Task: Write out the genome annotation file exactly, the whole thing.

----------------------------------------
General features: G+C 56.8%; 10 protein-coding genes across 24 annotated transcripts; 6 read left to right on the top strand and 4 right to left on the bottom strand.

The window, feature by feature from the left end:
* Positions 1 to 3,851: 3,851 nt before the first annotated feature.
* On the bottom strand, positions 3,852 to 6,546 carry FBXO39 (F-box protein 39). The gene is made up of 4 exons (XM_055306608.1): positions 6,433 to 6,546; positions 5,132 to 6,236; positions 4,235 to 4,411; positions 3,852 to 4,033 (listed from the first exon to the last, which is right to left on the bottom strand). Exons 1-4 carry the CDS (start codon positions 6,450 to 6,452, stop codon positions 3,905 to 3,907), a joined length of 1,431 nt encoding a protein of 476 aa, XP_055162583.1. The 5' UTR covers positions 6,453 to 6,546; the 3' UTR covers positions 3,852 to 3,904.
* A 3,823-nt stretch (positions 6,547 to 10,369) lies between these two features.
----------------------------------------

General features: G+C 56.8%; 10 protein-coding genes across 24 annotated transcripts; 6 read left to right on the top strand and 4 right to left on the bottom strand.

The window, feature by feature from the left end:
* Positions 1 to 3,851: 3,851 nt before the first annotated feature.
* On the bottom strand, positions 3,852 to 6,546 carry FBXO39 (F-box protein 39). The gene is made up of 4 exons (XM_055306608.1): positions 6,433 to 6,546; positions 5,132 to 6,236; positions 4,235 to 4,411; positions 3,852 to 4,033 (listed from the first exon to the last, which is right to left on the bottom strand). Exons 1-4 carry the CDS (start codon positions 6,450 to 6,452, stop codon positions 3,905 to 3,907), a joined length of 1,431 nt encoding a protein of 476 aa, XP_055162583.1. The 5' UTR covers positions 6,453 to 6,546; the 3' UTR covers positions 3,852 to 3,904.
* A 3,823-nt stretch (positions 6,547 to 10,369) lies between these two features.